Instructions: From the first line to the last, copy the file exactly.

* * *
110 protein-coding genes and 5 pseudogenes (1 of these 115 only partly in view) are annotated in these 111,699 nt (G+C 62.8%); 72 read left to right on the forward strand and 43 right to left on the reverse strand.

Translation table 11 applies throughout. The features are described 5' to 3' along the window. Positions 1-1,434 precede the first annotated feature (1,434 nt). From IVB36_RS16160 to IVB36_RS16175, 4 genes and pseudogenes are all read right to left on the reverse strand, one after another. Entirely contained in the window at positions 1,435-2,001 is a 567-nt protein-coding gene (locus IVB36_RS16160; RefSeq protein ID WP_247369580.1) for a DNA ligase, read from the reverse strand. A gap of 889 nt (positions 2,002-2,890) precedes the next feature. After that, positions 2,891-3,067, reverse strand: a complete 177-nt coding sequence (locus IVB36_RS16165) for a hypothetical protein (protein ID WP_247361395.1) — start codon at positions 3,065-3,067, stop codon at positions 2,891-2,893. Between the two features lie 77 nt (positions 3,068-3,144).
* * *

110 protein-coding genes and 5 pseudogenes (1 of these 115 only partly in view) are annotated in these 111,699 nt (G+C 62.8%); 72 read left to right on the forward strand and 43 right to left on the reverse strand.

Translation table 11 applies throughout. The features are described 5' to 3' along the window. Positions 1-1,434 precede the first annotated feature (1,434 nt). From IVB36_RS16160 to IVB36_RS16175, 4 genes and pseudogenes are all read right to left on the reverse strand, one after another. Entirely contained in the window at positions 1,435-2,001 is a 567-nt protein-coding gene (locus IVB36_RS16160; RefSeq protein ID WP_247369580.1) for a DNA ligase, read from the reverse strand. A gap of 889 nt (positions 2,002-2,890) precedes the next feature. After that, positions 2,891-3,067, reverse strand: a complete 177-nt coding sequence (locus IVB36_RS16165) for a hypothetical protein (protein ID WP_247361395.1) — start codon at positions 3,065-3,067, stop codon at positions 2,891-2,893. Between the two features lie 77 nt (positions 3,068-3,144).